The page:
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oh and if you want a historical proof about arthur, get a permission to go to Oxfords Bodliean libary, and ask to view the war poem
"The song of llywarch the old".

The kings mentioned are the heirs to great arthur. Ie arthurs sons or next in line to the throne.

Oh and his capital city was the ancient city of virconium.

He was real, very real, and a great great King of old. Its just that he got lost in the fog of translation along the way through the ages, and then placed in the wrong time frames in the early tenth century.

Oh, and as for the battle with his nephew, yes indeed that did happen, and his battle with his nephew was in the valley of camlan in northern wales.

here, read this.

www.history.kessler-web.co.uk...&Arthur.htm

[edit on 9-9-2006 by D4rk Kn1ght]



posted on Sep, 12 2006 @ 04:15 AM
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As to whether or not, Arthur or his knights were real, I don't think anyone here can honestly, say yes or no. In my reading, I did come a across a book on the search for truth to the Merlin character of the Athurian Legends appropiately entitled, Merlin by Norma L. Goodrich. Her reasearch seemed very thorough, including cited the Welsh annals and other works (I'd name them all, but it took up several pages of bibliography at the end, plus the fact that I've recently loaned the book to a friend to read). I believe there was mention that she also wrote a book on Arthur as well, but I haven't come across it myself. Actually, here is a list of her writings from the Harper Collins website:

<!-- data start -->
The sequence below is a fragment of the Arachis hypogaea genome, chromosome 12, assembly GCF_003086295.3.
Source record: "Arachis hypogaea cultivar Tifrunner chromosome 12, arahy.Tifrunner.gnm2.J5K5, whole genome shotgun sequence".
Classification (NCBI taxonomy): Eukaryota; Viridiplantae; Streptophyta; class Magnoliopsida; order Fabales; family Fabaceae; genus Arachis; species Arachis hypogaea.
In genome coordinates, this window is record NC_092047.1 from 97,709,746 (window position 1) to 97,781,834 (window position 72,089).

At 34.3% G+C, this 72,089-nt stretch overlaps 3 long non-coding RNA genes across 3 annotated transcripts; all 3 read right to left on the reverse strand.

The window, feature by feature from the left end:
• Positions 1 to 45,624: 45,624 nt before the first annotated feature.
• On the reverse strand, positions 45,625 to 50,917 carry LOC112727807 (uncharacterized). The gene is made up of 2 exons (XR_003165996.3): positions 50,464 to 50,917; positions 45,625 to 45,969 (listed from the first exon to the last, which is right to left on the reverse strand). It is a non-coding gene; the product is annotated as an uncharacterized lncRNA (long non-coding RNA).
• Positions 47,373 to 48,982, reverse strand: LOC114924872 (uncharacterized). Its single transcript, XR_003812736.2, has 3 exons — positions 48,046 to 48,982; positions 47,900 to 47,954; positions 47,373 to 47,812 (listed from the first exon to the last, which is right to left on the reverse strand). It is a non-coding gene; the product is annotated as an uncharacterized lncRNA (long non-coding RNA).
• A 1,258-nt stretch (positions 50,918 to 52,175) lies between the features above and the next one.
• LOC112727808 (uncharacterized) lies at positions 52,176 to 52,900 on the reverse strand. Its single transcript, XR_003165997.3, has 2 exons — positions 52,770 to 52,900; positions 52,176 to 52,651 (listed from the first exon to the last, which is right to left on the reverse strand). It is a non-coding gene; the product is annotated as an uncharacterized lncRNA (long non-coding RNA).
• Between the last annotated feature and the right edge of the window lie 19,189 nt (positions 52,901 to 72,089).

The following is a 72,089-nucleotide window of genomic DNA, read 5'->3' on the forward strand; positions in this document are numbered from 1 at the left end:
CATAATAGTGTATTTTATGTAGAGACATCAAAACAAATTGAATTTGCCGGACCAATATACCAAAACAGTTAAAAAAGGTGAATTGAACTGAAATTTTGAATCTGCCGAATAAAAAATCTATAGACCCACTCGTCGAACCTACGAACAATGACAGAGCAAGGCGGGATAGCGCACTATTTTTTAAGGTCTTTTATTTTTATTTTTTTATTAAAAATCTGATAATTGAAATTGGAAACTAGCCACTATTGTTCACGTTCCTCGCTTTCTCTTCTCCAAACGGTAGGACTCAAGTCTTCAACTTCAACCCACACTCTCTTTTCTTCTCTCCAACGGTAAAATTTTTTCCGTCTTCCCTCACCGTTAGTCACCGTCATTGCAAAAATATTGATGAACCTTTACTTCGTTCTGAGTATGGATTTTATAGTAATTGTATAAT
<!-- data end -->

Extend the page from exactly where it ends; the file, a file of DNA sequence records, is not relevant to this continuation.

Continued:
"Norma Lorre Goodrich, Ph.D., K.C., FSA Scot, has been teaching for forty-five years and is a professor emeritus at the Claremont Colleges. She is the author of King Arthur, Guinevere, Merlin, Heroines, Priestesses, Ancient Myths, and Medieval Myths. She lives in Claremont, California, with her husband."

I'm not saying that she is a grand authority, but she seems to have done her research well and presents it in a fairly objective manner, albeit in a bit stiff and droning academic way. Being a history major in college, I'm used to reading things like that.

I hope I've beeen helpful in search, or at least pointed you to a new source to look at.